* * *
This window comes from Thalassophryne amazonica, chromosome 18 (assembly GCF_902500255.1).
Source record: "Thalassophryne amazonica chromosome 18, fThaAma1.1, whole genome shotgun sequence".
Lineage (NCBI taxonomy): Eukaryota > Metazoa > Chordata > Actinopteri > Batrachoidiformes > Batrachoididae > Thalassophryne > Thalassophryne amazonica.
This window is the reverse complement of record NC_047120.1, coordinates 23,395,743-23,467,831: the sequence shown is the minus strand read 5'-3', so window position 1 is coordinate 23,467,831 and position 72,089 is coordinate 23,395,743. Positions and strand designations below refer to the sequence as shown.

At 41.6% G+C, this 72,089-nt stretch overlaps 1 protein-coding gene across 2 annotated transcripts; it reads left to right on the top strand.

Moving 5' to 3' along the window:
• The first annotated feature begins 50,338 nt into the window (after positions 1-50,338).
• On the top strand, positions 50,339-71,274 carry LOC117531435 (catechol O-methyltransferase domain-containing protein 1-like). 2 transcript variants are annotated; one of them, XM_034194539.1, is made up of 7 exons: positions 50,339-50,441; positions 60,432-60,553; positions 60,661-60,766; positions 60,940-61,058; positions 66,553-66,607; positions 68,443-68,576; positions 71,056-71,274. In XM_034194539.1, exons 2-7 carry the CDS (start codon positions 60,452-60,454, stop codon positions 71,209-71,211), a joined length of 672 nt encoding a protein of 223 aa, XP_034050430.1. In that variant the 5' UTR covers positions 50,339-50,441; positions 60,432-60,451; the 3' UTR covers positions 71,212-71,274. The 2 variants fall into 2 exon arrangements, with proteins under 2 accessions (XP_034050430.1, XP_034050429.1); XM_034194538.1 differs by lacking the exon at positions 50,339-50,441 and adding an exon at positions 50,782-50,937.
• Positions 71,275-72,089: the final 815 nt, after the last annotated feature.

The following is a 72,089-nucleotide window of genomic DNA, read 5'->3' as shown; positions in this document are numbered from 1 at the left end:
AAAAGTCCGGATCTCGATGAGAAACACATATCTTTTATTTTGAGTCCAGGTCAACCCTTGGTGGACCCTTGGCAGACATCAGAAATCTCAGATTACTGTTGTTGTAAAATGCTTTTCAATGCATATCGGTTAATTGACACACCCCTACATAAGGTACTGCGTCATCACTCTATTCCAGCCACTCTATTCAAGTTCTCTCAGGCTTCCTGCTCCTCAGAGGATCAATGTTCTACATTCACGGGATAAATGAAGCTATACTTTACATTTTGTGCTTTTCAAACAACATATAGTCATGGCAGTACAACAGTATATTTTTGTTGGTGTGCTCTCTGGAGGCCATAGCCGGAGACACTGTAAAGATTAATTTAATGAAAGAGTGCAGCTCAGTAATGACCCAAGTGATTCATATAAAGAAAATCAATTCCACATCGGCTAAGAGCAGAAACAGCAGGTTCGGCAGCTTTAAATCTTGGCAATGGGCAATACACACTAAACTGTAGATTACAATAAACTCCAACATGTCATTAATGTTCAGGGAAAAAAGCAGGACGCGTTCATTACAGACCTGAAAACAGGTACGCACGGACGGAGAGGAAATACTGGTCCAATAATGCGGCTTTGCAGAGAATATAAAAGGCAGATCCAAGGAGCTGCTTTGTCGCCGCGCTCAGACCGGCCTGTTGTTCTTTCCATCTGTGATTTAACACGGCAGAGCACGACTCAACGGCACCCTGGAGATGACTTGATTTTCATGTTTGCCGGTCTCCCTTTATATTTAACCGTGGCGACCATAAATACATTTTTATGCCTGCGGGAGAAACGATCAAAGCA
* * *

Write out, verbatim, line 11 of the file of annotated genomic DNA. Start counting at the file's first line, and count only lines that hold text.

AAAAGTCCGGATCTCGATGAGAAACACATATCTTTTATTTTGAGTCCAGGTCAACCCTTGGTGGACCCTTGGCAGACATCAGAAATCTCAGATTACTGTTGTTGTAAAATGCTTTTCAATGCATATCGGTTAATTGACACACCCCTACATAAGGTACTGCGTCATCACTCTATTCCAGCCACTCTATTCAAGTTCTCTCAGGCTTCCTGCTCCTCAGAGGATCAATGTTCTACATTCACGGGATAAATGAAGCTATACTTTACATTTTGTGCTTTTCAAACAACATATAGTCATGGCAGTACAACAGTATATTTTTGTTGGTGTGCTCTCTGGAGGCCATAGCCGGAGACACTGTAAAGATTAATTTAATGAAAGAGTGCAGCTCAGTAATGACCCAAGTGATTCATATAAAGAAAATCAATTCCACATCGGCTAAGAGCAGAAACAGCAGGTTCGGCAGCTTTAAATCTTGGCAATGGGCAATACACACTAAACTGTAGATTACAATAAACTCCAACATGTCATTAATGTTCAGGGAAAAAAGCAGGACGCGTTCATTACAGACCTGAAAACAGGTACGCACGGACGGAGAGGAAATACTGGTCCAATAATGCGGCTTTGCAGAGAATATAAAAGGCAGATCCAAGGAGCTGCTTTGTCGCCGCGCTCAGACCGGCCTGTTGTTCTTTCCATCTGTGATTTAACACGGCAGAGCACGACTCAACGGCACCCTGGAGATGACTTGATTTTCATGTTTGCCGGTCTCCCTTTATATTTAACCGTGGCGACCATAAATACATTTTTATGCCTGCGGGAGAAACGATCAAAGCA